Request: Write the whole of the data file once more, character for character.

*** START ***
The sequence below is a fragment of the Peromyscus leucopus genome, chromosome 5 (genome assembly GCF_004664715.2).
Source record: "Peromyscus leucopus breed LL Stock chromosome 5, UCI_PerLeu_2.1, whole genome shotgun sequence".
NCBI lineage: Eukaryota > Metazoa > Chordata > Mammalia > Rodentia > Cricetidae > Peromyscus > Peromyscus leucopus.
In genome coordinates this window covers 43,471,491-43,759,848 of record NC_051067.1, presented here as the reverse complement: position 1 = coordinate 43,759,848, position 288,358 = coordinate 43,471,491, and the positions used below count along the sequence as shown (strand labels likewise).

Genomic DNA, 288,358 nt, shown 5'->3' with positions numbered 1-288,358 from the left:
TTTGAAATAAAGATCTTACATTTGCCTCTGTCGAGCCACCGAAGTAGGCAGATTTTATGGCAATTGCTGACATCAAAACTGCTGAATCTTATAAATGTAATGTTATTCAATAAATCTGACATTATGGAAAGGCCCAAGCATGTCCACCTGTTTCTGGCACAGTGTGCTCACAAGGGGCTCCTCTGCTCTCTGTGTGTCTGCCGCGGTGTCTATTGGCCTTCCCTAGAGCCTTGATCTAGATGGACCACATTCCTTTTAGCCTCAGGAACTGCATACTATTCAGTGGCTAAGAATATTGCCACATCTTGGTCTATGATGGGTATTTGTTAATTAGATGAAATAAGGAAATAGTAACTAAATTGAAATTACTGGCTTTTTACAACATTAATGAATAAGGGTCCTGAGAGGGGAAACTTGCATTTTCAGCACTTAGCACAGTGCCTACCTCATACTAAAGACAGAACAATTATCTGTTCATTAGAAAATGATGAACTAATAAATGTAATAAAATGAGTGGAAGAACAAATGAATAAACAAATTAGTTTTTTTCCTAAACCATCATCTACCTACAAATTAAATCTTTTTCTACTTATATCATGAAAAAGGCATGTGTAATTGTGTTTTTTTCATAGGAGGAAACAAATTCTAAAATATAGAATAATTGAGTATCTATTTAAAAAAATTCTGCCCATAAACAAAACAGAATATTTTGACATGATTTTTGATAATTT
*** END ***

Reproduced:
The sequence below is a fragment of the Peromyscus leucopus genome, chromosome 5 (genome assembly GCF_004664715.2).
Source record: "Peromyscus leucopus breed LL Stock chromosome 5, UCI_PerLeu_2.1, whole genome shotgun sequence".
NCBI lineage: Eukaryota > Metazoa > Chordata > Mammalia > Rodentia > Cricetidae > Peromyscus > Peromyscus leucopus.
In genome coordinates this window covers 43,471,491-43,759,848 of record NC_051067.1, presented here as the reverse complement: position 1 = coordinate 43,759,848, position 288,358 = coordinate 43,471,491, and the positions used below count along the sequence as shown (strand labels likewise).

Genomic DNA, 288,358 nt, shown 5'->3' with positions numbered 1-288,358 from the left:
TTTGAAATAAAGATCTTACATTTGCCTCTGTCGAGCCACCGAAGTAGGCAGATTTTATGGCAATTGCTGACATCAAAACTGCTGAATCTTATAAATGTAATGTTATTCAATAAATCTGACATTATGGAAAGGCCCAAGCATGTCCACCTGTTTCTGGCACAGTGTGCTCACAAGGGGCTCCTCTGCTCTCTGTGTGTCTGCCGCGGTGTCTATTGGCCTTCCCTAGAGCCTTGATCTAGATGGACCACATTCCTTTTAGCCTCAGGAACTGCATACTATTCAGTGGCTAAGAATATTGCCACATCTTGGTCTATGATGGGTATTTGTTAATTAGATGAAATAAGGAAATAGTAACTAAATTGAAATTACTGGCTTTTTACAACATTAATGAATAAGGGTCCTGAGAGGGGAAACTTGCATTTTCAGCACTTAGCACAGTGCCTACCTCATACTAAAGACAGAACAATTATCTGTTCATTAGAAAATGATGAACTAATAAATGTAATAAAATGAGTGGAAGAACAAATGAATAAACAAATTAGTTTTTTTCCTAAACCATCATCTACCTACAAATTAAATCTTTTTCTACTTATATCATGAAAAAGGCATGTGTAATTGTGTTTTTTTCATAGGAGGAAACAAATTCTAAAATATAGAATAATTGAGTATCTATTTAAAAAAATTCTGCCCATAAACAAAACAGAATATTTTGACATGATTTTTGATAATTT